“I’m just saying, considering you have a wife, maybe sounding jealous of my bar escapades is a little bit of a tone,” Puck says, now sounding more amused.

“Oh for fuck’s sake, I haven’t seen you in almost sixteen years,” Finn says. “I’m just curious about your life. I’m not jealous. Why would I be jealous?” He huffs loudly. “Fuck. We should just wait for the drinks.”

Puck leans back against his side of the booth, seemingly unconcerned. “To answer your question, no, I haven’t been celibate since we last met, but no, I don’t usually meet people in bars. As you said, it’s been almost sixteen years. There’s been a small amount of bar-going.”

“I didn’t think you were celibate. Did I say that? Why would I care who you fuck?” Finn asks angrily.

Puck stares at Finn for a few moments, their drinks arrive, and Puck takes a sip before nodding a little. “You don’t care about that, huh? But you couldn’t Google me.”

Finn very intentionally keeps his eyes away from Puck’s face as he drains about two-thirds of his Long Island. “It’s not like that,” he insists, finally putting his glass down. “I just wondered what you’ve been up to.”

“Forensic accounting,” Puck says blandly, “but I don’t think that’s really what you want to know.”

“You don’t know what I want to know.”

“Can we try not to act like we’re still nineteen?” Puck asks. “C’mon. I’m trying here.”

“Fine,” Finn says, smacking his palm down on the table a little too hard. “Guys?”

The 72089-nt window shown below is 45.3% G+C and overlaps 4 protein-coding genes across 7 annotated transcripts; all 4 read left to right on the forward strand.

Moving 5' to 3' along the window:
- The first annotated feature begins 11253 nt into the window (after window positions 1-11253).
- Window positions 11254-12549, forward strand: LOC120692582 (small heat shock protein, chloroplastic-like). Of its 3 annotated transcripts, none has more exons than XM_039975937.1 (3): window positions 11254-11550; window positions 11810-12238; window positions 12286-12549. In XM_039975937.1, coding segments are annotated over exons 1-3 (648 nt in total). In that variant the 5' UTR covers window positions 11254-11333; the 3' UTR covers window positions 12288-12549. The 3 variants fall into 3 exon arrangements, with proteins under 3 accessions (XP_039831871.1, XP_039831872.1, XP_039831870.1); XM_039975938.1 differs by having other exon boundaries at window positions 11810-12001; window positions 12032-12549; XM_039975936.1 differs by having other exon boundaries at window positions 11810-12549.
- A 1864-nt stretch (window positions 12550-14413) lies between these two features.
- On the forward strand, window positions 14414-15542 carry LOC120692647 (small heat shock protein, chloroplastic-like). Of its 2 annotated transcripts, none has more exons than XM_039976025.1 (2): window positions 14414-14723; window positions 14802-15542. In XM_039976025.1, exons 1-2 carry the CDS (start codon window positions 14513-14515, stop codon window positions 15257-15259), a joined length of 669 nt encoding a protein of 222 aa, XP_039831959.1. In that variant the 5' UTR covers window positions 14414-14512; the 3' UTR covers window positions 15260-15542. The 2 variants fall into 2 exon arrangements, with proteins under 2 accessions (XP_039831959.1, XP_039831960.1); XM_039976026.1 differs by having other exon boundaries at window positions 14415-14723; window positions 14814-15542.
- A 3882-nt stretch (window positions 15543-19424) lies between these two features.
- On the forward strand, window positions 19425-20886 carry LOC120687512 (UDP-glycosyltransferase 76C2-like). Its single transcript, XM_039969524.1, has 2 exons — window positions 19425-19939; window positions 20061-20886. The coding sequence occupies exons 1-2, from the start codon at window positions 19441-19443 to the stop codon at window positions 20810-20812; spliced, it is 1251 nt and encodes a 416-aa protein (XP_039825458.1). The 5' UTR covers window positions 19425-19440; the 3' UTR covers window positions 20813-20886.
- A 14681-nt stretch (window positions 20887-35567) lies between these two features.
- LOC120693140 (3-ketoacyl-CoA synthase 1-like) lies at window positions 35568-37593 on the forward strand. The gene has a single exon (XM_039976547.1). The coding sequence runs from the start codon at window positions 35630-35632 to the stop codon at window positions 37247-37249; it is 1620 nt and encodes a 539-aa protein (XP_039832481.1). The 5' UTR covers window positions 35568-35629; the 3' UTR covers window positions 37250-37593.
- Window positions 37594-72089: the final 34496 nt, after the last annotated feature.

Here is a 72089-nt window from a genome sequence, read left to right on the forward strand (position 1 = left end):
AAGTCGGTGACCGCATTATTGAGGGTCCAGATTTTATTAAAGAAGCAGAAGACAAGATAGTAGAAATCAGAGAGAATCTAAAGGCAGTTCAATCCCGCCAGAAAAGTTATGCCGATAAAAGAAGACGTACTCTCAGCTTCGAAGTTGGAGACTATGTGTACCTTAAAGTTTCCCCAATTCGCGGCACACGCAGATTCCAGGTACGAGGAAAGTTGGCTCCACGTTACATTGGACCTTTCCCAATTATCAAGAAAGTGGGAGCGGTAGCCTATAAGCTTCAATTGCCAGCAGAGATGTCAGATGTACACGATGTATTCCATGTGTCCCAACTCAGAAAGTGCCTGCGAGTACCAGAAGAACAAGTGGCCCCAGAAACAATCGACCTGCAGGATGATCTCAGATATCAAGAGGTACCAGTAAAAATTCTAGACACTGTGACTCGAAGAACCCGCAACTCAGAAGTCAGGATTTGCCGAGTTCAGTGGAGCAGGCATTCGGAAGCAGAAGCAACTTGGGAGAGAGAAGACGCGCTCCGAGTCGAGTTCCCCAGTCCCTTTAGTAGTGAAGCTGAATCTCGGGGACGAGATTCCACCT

“You want me to lie right now, don’t you?” Puck says. “You already know the answer to that.”

Finn polishes off his first Long Island and then knocks the second one back in about three swallow, immediately catching the waitress’s eye and motioning to his glass to indicate—at least—a third drink, maybe even a fourth.

“Why would I ask you something if I already know the answer?” he says, once the waitress is headed towards the bar.

“I don’t know,” Puck says. “Maybe to make yourself feel better? To make me feel bad? Or the reverse? But you still knew before you asked. You knew it a long time ago.”

“Fine!” Finn says, a little too loudly. “Fine. I knew. So?”

“So that’s my question. Why did you want me to say it out loud?”

Finn’s hand smacks the table again, like it has a mind of it’s own. “Because why them and not me?” he asks. “How’d you make it work with them, and not with me?”

Puck looks almost confused. “Make it work? One-night stands, the occasional two-week stint, that’s making something work?”

“Well, I never could, after you,” Finn says.

“You got married,” Puck says, still looking confused.

“A woman,” Finn says. “There weren’t any other guys after you. If I couldn’t with you, if it didn’t work with you, how would it have worked with any other guy? You’re—you were you!”

“I couldn’t settle down in one spot,” Puck says. “Or one person. Guy or girl, didn’t matter. Hell, I purposely did half of undergrad in a different place than where I finished. It didn’t work with us because—” Puck sighs heavily. “Because I couldn’t commit to anything.”